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Diagnosed with ADHD? Comorbidity Might Be the Real Issue

Identifying signs of other mental health issues can help solve the overdiagnosis of ADHD.

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Attention-deficit/hyperactivity disorder (ADHD) is one of the most prevalent behavior disorders in America…or at least, it’s diagnosed as if it were. Today, an increasing amount of doctors are identifying symptoms of inattention, hyperactivity, and impulsivity as a steadfast identifier of ADHD, catapulting the number of diagnosis in the process.

In the past two decades alone, the rate of ADHD diagnoses increased faster for adults during doctor’s visits, while the overall number of diagnosed youth remained far greater. By 2011, the Centers for Disease Control and Prevention (CDC) estimated that 11% or 6.4 million of American children had ADHD making it the most commonly diagnosed disorder in children under 18. In a 2017 Midwestern University study, ADHD increased by 36% among adults.

This increase is not just an American epidemic. In some countries, the rate rose more than tenfold making it on par with the amount of surging American diagnoses. Yet, the number of cases can be misleading. Health care providers from different countries often use different criteria to identify the disorder and there is no one test to diagnose ADHD. Countless studies show how cultural norms, including societal stigmas, and economic factors like cost evaluation and treatments affect analysis of the symptoms. For example, a 2010 U.S. National Health Interview study estimates that 1.1 million children receive an inappropriate diagnosis with over 800,000 prescribed stimulants due only to immaturity.

But what accounts for these upward trends, both nationally and globally in children and adults? There are a variety of political, social, and economic reasons for ADHD’s popularity. But ADHD often has many mental and psychiatric disabilities associated with it. When symptoms become blended, it’s harder to distinguish a disease correctly. Often, comorbidity, defined as the simultaneous presence of two chronic diseases or conditions, is an overlooked factor for overdiagnosed ADHD cases.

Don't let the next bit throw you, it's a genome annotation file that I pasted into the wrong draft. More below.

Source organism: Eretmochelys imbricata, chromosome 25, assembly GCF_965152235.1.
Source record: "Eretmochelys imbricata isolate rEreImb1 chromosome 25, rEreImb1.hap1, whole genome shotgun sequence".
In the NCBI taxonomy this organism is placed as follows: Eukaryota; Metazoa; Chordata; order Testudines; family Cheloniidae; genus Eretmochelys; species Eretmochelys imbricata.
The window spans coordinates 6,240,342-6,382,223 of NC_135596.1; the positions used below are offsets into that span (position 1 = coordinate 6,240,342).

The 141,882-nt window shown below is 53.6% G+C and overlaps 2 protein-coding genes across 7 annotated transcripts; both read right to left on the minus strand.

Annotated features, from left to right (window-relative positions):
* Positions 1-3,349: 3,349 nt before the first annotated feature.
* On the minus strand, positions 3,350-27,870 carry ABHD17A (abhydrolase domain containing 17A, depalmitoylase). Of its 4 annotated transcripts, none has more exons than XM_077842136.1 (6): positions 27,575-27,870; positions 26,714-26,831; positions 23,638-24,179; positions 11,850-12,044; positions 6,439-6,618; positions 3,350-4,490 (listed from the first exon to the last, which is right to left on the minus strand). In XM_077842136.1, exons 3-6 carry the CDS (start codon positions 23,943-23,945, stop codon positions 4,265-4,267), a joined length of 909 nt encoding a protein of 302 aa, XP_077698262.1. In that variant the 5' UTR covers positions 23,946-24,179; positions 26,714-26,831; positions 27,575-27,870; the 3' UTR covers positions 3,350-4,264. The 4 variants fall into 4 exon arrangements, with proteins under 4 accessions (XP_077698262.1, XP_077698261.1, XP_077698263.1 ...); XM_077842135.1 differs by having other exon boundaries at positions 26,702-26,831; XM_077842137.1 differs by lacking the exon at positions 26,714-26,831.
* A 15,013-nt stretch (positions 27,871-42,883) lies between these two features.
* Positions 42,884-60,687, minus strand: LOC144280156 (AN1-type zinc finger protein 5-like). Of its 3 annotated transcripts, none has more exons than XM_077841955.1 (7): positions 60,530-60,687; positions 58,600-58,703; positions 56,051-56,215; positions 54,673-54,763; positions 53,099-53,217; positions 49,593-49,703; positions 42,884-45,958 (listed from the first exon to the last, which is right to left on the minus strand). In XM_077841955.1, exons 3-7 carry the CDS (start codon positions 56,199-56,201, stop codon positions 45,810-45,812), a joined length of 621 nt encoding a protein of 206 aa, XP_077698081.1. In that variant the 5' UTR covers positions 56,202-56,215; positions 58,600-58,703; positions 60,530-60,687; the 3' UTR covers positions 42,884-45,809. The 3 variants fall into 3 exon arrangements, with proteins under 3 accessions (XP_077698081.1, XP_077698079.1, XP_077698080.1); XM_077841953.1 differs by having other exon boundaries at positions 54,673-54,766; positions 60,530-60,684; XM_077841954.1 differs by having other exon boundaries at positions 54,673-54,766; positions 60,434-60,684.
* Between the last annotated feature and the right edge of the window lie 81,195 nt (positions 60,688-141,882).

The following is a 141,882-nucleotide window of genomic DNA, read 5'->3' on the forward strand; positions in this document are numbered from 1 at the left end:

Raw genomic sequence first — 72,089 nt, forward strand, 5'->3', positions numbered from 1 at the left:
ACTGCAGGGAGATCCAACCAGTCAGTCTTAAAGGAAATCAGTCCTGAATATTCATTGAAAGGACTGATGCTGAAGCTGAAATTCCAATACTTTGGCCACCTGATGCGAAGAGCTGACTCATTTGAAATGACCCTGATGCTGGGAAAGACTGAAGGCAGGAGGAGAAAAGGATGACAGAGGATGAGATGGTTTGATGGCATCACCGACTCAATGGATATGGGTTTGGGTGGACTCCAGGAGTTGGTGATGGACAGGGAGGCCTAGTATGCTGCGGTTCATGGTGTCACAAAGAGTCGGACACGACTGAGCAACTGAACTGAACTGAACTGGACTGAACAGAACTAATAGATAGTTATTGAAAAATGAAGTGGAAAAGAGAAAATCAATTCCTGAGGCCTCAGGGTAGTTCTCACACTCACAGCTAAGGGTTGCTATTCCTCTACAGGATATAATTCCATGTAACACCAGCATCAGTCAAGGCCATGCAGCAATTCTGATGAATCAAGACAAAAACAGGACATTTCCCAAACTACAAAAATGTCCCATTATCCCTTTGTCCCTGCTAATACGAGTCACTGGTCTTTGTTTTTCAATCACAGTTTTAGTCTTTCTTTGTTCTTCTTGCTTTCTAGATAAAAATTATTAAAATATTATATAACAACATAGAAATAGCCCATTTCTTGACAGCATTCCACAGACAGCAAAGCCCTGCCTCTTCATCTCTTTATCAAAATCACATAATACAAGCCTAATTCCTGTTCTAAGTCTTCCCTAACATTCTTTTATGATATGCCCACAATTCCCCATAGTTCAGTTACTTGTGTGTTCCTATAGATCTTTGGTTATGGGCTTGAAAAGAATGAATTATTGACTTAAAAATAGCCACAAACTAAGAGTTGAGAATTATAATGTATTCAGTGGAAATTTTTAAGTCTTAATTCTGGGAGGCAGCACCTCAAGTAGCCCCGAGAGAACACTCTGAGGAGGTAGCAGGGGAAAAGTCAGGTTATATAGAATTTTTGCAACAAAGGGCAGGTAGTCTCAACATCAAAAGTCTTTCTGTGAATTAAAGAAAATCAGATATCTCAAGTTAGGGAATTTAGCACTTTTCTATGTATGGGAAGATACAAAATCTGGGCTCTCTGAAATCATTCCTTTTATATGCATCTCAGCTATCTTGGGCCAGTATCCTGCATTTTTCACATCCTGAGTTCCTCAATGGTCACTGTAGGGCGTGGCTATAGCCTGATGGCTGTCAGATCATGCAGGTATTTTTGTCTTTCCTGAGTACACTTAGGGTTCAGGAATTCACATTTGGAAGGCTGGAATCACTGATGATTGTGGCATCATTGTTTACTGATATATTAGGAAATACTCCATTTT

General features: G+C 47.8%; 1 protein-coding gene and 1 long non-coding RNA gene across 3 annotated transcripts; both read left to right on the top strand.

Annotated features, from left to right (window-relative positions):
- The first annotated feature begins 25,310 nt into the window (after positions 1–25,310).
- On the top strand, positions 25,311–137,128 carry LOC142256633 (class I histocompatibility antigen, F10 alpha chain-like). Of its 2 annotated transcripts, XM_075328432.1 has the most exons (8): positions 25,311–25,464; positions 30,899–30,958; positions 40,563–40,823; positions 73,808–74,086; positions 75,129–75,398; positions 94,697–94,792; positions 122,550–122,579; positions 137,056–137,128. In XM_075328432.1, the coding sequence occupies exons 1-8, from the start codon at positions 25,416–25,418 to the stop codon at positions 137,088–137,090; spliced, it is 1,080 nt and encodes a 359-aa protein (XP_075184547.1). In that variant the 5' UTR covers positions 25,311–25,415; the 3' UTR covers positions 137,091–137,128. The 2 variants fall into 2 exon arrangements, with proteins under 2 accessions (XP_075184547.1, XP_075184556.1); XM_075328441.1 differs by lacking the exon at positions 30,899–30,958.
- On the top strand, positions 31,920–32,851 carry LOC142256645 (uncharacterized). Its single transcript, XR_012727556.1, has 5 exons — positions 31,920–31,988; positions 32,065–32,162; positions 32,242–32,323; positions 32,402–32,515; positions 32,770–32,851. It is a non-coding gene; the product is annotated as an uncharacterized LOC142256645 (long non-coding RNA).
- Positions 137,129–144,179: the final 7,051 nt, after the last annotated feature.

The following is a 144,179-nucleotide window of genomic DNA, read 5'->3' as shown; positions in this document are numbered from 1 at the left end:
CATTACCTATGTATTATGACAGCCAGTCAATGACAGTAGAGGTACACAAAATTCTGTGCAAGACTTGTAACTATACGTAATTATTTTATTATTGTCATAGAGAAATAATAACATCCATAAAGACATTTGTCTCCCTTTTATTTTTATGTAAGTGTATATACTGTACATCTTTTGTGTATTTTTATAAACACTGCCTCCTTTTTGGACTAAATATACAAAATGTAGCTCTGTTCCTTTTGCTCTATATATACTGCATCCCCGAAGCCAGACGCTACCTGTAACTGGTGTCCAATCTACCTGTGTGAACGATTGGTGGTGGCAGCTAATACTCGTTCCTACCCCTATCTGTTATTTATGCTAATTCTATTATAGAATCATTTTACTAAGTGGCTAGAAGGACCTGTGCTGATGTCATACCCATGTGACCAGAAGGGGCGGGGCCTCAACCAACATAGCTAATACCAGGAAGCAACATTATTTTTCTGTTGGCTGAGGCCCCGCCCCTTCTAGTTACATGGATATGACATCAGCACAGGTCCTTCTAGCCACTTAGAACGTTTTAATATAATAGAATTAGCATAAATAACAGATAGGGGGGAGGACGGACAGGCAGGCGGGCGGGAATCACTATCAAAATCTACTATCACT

A Case of Comorbidity

Diagnosing symptoms of ADHD can be tricky. The time and care needed to make an accurate diagnosis isn’t always taken by medical practitioners. For example, inattention can signal a variety of disorders other than ADHD. When you’re anxious, don’t you have a hard time concentrating? A clinician diagnosing you must consider how patients attribute symptoms of inattention. Is it due to ADHD, anxiety, both, or something else? Given the prevalence of ADHD, it’s easy to assume that any symptoms in question are due to ADHD alone.

The National Comorbidity Survey Replication, among many other studies, showed a strong correlation between ADHD and other disorders. Approximately 70-80% of adult ADHD coexists with at least one other psychiatric condition. Studies also highlight that ADHD type strongly influences the specific type of comorbid psychiatric issue. For example, those diagnosed with ADHD, predominantly inattentive type, are more likely to have internalized disorders like anxiety or depression. Hyperactive types are likely to experience externalizing conditions like defiant behaviors. Closely associated but more prominent neurological disorders are often intertwined with ADHD, often going ignored or unchecked. ADHD becomes a go-to diagnosis, when in fact, symptoms of what is thought to be ADHD may be that of another disorder.

In other scenarios, ADHD could still be present when one or more comorbid issues are at play. Yet, these comorbid diseases like anxiety or depression are not as readily addressed or factored into the diagnoses and, as a result, patients suffer from a lack of beneficial treatment for their other mental disorders. However, often, the time, care, and testing is not occurring to assess for other diagnoses.

As a result, practitioners need to remain vigilant in ruling out other disorders or diagnosing them along with ADHD. This can be accomplished through more thorough psychological testing and exploring the research and observations made by others.

Below are other considerations you may want to explore with your doctor:

1. Depression

As one of the most commonly associated comorbid conditions with ADHD, depression or Major Depressive Disorder (MDD) is described as downtrodden moods and/or a loss of pleasure in everyday activities during most hours of the day nearly every day during a two-week period. Using a nuanced diagnostic interview process, the National Comorbidity Survey Replication found these results:

  • 31.4% of participants with ADHD reported depressive symptoms.

  • Another sample of outpatient ADHD participants identified 25.31% had Major Depressive Disorder with no noticeable differences between subtypes.

  • Requests for psychotherapy and medication for those with both MDD and ADHD was higher than those without MDD